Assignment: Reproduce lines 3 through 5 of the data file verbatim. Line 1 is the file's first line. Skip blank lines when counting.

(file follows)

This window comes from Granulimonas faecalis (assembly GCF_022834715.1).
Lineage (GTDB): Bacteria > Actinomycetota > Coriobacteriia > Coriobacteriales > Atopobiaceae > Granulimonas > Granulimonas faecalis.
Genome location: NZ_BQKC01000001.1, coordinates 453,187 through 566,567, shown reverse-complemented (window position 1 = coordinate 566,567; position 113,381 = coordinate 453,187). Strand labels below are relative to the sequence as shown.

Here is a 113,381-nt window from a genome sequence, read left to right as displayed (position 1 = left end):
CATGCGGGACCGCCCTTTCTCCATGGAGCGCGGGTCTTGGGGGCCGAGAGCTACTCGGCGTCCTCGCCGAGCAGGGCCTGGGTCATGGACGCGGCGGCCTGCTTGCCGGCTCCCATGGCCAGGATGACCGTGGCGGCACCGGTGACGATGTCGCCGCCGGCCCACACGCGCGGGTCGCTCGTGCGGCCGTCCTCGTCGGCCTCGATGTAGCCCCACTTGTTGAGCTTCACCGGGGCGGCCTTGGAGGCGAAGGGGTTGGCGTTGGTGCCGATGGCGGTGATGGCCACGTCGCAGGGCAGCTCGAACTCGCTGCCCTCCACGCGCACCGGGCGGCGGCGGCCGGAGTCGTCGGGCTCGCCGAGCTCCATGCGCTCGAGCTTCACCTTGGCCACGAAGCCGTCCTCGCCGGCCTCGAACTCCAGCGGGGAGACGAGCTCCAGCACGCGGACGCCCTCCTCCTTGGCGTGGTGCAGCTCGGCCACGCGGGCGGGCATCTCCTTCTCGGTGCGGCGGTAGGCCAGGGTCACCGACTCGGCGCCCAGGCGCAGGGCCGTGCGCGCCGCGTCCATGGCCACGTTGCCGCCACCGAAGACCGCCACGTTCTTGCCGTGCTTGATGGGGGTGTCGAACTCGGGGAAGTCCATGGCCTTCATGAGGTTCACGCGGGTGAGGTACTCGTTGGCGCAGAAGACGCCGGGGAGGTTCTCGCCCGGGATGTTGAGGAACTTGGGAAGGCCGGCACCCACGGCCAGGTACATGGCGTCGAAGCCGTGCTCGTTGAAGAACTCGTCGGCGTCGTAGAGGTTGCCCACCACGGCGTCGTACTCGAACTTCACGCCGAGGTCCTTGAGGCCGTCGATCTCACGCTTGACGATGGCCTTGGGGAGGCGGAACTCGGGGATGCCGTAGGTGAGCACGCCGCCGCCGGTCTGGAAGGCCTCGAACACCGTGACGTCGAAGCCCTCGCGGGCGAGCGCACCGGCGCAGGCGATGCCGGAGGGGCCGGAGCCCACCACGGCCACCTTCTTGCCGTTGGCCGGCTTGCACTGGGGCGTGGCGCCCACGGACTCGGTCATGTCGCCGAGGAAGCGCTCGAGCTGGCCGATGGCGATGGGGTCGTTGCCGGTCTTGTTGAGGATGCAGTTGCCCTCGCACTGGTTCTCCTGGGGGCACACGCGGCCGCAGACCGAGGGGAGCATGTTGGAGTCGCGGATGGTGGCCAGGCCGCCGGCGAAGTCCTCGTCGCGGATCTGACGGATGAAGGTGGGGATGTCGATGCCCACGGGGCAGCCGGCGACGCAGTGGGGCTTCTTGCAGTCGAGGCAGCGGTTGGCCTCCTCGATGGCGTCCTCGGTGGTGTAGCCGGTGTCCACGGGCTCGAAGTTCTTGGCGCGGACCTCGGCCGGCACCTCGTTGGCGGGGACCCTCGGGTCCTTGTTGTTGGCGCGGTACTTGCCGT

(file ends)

Genome location: NZ_BQKC01000001.1, coordinates 453,187 through 566,567, shown reverse-complemented (window position 1 = coordinate 566,567; position 113,381 = coordinate 453,187). Strand labels below are relative to the sequence as shown.

Here is a 113,381-nt window from a genome sequence, read left to right as displayed (position 1 = left end):
CATGCGGGACCGCCCTTTCTCCATGGAGCGCGGGTCTTGGGGGCCGAGAGCTACTCGGCGTCCTCGCCGAGCAGGGCCTGGGTCATGGACGCGGCGGCCTGCTTGCCGGCTCCCATGGCCAGGATGACCGTGGCGGCACCGGTGACGATGTCGCCGCCGGCCCACACGCGCGGGTCGCTCGTGCGGCCGTCCTCGTCGGCCTCGATGTAGCCCCACTTGTTGAGCTTCACCGGGGCGGCCTTGGAGGCGAAGGGGTTGGCGTTGGTGCCGATGGCGGTGATGGCCACGTCGCAGGGCAGCTCGAACTCGCTGCCCTCCACGCGCACCGGGCGGCGGCGGCCGGAGTCGTCGGGCTCGCCGAGCTCCATGCGCTCGAGCTTCACCTTGGCCACGAAGCCGTCCTCGCCGGCCTCGAACTCCAGCGGGGAGACGAGCTCCAGCACGCGGACGCCCTCCTCCTTGGCGTGGTGCAGCTCGGCCACGCGGGCGGGCATCTCCTTCTCGGTGCGGCGGTAGGCCAGGGTCACCGACTCGGCGCCCAGGCGCAGGGCCGTGCGCGCCGCGTCCATGGCCACGTTGCCGCCACCGAAGACCGCCACGTTCTTGCCGTGCTTGATGGGGGTGTCGAACTCGGGGAAGTCCATGGCCTTCATGAGGTTCACGCGGGTGAGGTACTCGTTGGCGCAGAAGACGCCGGGGAGGTTCTCGCCCGGGATGTTGAGGAACTTGGGAAGGCCGGCACCCACGGCCAGGTACATGGCGTCGAAGCCGTGCTCGTTGAAGAACTCGTCGGCGTCGTAGAGGTTGCCCACCACGGCGTCGTACTCGAACTTCACGCCGAGGTCCTTGAGGCCGTCGATCTCACGCTTGACGATGGCCTTGGGGAGGCGGAACTCGGGGATGCCGTAGGTGAGCACGCCGCCGCCGGTCTGGAAGGCCTCGAACACCGTGACGTCGAAGCCCTCGCGGGCGAGCGCACCGGCGCAGGCGATGCCGGAGGGGCCGGAGCCCACCACGGCCACCTTCTTGCCGTTGGCCGGCTTGCACTGGGGCGTGGCGCCCACGGACTCGGTCATGTCGCCGAGGAAGCGCTCGAGCTGGCCGATGGCGATGGGGTCGTTGCCGGTCTTGTTGAGGATGCAGTTGCCCTCGCACTGGTTCTCCTGGGGGCACACGCGGCCGCAGACCGAGGGGAGCATGTTGGAGTCGCGGATGGTGGCCAGGCCGCCGGCGAAGTCCTCGTCGCGGATCTGACGGATGAAGGTGGGGATGTCGATGCCCACGGGGCAGCCGGCGACGCAGTGGGGCTTCTTGCAGTCGAGGCAGCGGTTGGCCTCCTCGATGGCGTCCTCGGTGGTGTAGCCGGTGTCCACGGGCTCGAAGTTCTTGGCGCGGACCTCGGCCGGCACCTCGTTGGCGGGGACCCTCGGGTCCTTGTTGTTGGCGCGGTACTTGCCGT